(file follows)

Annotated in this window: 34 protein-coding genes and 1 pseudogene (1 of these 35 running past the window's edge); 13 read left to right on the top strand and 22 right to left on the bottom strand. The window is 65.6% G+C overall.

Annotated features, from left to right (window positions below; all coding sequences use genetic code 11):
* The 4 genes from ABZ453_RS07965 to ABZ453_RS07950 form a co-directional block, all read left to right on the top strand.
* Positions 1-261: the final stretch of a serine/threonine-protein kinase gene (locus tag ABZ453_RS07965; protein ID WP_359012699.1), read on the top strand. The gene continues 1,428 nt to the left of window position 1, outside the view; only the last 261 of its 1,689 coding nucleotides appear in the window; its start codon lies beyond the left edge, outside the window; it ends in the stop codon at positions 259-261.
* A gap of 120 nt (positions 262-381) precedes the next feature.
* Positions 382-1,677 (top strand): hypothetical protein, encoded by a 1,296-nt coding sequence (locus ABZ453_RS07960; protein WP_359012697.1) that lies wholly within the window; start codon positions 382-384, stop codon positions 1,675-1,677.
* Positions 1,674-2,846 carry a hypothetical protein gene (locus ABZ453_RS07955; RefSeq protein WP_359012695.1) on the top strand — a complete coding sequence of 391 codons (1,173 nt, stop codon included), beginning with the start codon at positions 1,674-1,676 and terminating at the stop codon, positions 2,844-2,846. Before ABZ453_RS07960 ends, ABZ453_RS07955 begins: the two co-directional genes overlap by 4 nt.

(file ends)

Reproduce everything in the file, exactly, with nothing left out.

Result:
Annotated in this window: 34 protein-coding genes and 1 pseudogene (1 of these 35 running past the window's edge); 13 read left to right on the top strand and 22 right to left on the bottom strand. The window is 65.6% G+C overall.

Annotated features, from left to right (window positions below; all coding sequences use genetic code 11):
* The 4 genes from ABZ453_RS07965 to ABZ453_RS07950 form a co-directional block, all read left to right on the top strand.
* Positions 1-261: the final stretch of a serine/threonine-protein kinase gene (locus tag ABZ453_RS07965; protein ID WP_359012699.1), read on the top strand. The gene continues 1,428 nt to the left of window position 1, outside the view; only the last 261 of its 1,689 coding nucleotides appear in the window; its start codon lies beyond the left edge, outside the window; it ends in the stop codon at positions 259-261.
* A gap of 120 nt (positions 262-381) precedes the next feature.
* Positions 382-1,677 (top strand): hypothetical protein, encoded by a 1,296-nt coding sequence (locus ABZ453_RS07960; protein WP_359012697.1) that lies wholly within the window; start codon positions 382-384, stop codon positions 1,675-1,677.
* Positions 1,674-2,846 carry a hypothetical protein gene (locus ABZ453_RS07955; RefSeq protein WP_359012695.1) on the top strand — a complete coding sequence of 391 codons (1,173 nt, stop codon included), beginning with the start codon at positions 1,674-1,676 and terminating at the stop codon, positions 2,844-2,846. Before ABZ453_RS07960 ends, ABZ453_RS07955 begins: the two co-directional genes overlap by 4 nt.